Ironies seem to happen a lot in the National Football League.
Back in March, at the league's annual meeting in posh Palm Beach, Fla., Commissioner Roger Goodell talked about the difficult economic climate that was making it hard for member clubs to deal with the current extension of the collective bargaining agreement that was negotiated in March 2006.
That same day, Miami Dolphins owner Wayne Huizenga announced he had sold half of the team, stadium and surrounding land for $550 million. That put the total value at $1.1 billion for those who have a hard time multiplying by two.
Fast forward two months, and Goodell sang the same song Tuesday when revealing the owners had voted unanimously to opt out of the final two years of the current agreement.
"I think it's a very clear signal that the ownership doesn't believe that this deal is working," Goodell said. "It's important for us all to sit down at the table and try to address the matters that aren't working for the ownership. I think there's a very strong opinion in the ownership and I think the vote reflects that."
One of those owners, Jerry Jones of the Cowboys, said, "We obviously feel that the spirit of the agreement was for either side to opt out if it's not working for them. And it's not working for us."
Which brings us to Irony No. 2. That same day, Jones agreed to contracts with running back Marion Barber and cornerback Terence Newman worth a total of $95.2 million with guarantees totaling $38.5 million.
In a league release about the opt out, one of the issues mentioned was the escalating contracts of high draft picks. As if to point out just how crazy those deals can be, Falcons owner Arthur Blank agreed Tuesday to pay quarterback Matt Ryan $34.75 million in guarantees on a six-year, $72 million deal.
Sure feels like a league in crisis.
NFL Players Association executive director Gene Upshaw insists the players won't give back revenues won in 2006 bargaining when he was able to increase the salary cap by including all league revenue in the pool. The cap was $85.5 million in 2005 and will be $123 million in 2009.
The league insists it simply wants a "more fair and equitable deal." One, of course, that pays the players less.
So, where is this headed? Without an extension, 2009 will be the last season with a salary cap and signing bonuses in contracts will only be able to be prorated for five years. In 2010, there won't be a salary cap, but there won't be a salary minimum either. While the perception is the large-revenue teams will open their checkbooks even more, the reality is there are only so many top players it makes sense to add.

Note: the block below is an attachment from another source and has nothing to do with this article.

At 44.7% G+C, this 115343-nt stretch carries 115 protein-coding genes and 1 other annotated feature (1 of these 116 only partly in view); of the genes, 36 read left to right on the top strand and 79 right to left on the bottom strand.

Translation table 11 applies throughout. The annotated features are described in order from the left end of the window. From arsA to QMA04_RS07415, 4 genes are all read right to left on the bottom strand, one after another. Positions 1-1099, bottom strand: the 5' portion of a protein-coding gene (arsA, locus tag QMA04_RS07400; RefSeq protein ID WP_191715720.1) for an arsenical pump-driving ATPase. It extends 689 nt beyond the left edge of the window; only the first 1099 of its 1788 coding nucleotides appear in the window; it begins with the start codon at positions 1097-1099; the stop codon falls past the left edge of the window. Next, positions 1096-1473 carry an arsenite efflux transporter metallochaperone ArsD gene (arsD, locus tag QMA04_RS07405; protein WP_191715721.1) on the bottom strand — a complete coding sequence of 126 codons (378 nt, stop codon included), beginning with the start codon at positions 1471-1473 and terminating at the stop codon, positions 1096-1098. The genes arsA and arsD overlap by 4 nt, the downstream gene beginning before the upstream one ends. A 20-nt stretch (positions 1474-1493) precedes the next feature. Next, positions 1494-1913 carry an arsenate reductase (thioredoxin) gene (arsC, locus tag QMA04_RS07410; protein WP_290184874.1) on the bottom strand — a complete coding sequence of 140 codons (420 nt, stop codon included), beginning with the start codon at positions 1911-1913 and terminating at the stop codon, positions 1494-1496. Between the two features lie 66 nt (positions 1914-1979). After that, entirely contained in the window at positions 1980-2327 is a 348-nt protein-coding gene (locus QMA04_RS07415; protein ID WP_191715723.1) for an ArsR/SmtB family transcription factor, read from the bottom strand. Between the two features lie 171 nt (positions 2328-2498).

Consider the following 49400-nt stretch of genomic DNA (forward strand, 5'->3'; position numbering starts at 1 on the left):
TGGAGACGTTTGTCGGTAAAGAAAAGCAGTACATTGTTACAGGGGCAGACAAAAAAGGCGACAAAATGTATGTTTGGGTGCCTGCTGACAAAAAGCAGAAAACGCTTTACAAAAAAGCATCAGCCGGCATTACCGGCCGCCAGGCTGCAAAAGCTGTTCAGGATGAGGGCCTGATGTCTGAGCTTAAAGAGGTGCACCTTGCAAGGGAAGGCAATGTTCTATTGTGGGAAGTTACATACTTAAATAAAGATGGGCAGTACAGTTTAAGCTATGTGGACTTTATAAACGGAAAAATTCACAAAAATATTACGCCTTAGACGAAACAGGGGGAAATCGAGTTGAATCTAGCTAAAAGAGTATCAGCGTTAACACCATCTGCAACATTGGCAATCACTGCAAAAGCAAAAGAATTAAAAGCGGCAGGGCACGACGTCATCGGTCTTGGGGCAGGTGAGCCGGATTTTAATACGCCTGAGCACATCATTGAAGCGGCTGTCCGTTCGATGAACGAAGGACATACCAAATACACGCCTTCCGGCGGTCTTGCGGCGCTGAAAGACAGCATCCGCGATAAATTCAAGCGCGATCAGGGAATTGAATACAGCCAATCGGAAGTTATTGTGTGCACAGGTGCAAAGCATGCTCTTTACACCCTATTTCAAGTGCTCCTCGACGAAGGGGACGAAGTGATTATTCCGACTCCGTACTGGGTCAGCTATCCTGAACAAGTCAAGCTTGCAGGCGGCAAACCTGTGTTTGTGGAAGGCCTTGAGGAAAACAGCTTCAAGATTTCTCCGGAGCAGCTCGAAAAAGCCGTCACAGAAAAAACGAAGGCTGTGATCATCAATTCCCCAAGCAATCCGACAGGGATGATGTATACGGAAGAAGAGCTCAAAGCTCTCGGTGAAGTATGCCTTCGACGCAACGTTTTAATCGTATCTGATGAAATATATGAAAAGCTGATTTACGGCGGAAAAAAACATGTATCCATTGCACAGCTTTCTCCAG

The open market won't be as open, with some teams simply scaling their payrolls back and spending much less. In addition, there will be restrictions on the top four and top eight teams from the season before for signing free agents, and players will need six accrued seasons to be unrestricted free agents. In addition, teams will have the ability to designate two franchise or transition players.
There is also the likelihood the union would decertify as it did in the early 1990s. That allowed individual players to sue the league on antitrust issues, and resulted in the current salary-cap system.
Few believe it will ever come to that. While Upshaw noted the real deadline for a new agreement is before the 2010 league year, the start of the 2006 league year was delayed because the owners didn't want to deal with the realities of what would make business difficult in the final year of a cap. That makes the next nine months before March 2009 vital in terms of avoiding that last capped season.
Might Upshaw and the players compromise on issues regarding rookie salaries and a possible 17th game? It would make sense.
Denver Broncos safety John Lynch told the Rocky Mountain News, "I'm with them on that (rookie wage scale). I'd like to come up with an NBA system where you put a cap on the rookies. I can see the owners' problem there. You look at JaMarcus Russell. He may turn out to be an awesome quarterback, but you're investing $60 million right off the bat. It's reached the point where everyone who picks in the top five wants to get the heck out of there. I would like to see that pool of money redistributed."
Still, what Goodell didn't mention Tuesday when he talked about trying to address "matters that aren't working for the ownership," was how one of the biggest issues is in their own house. Even if Goodell denies that is the case. The gap is only growing between the large-revenue teams and smaller markets. Increased revenue from new stadiums in Dallas and New York can add millions to the salary cap, which all teams have to pay.
As Upshaw said when asked whether league revenue sharing is at the heart of the problem, "It always will be and it always has. As I told players this fall, (owners) hate paying the players, but they hate paying and sharing with each other even more than they hate paying the players. That's always going to be there."
That is, until Goodell finds a way to make it work.
Irony Surrounds CBA Opt-Out
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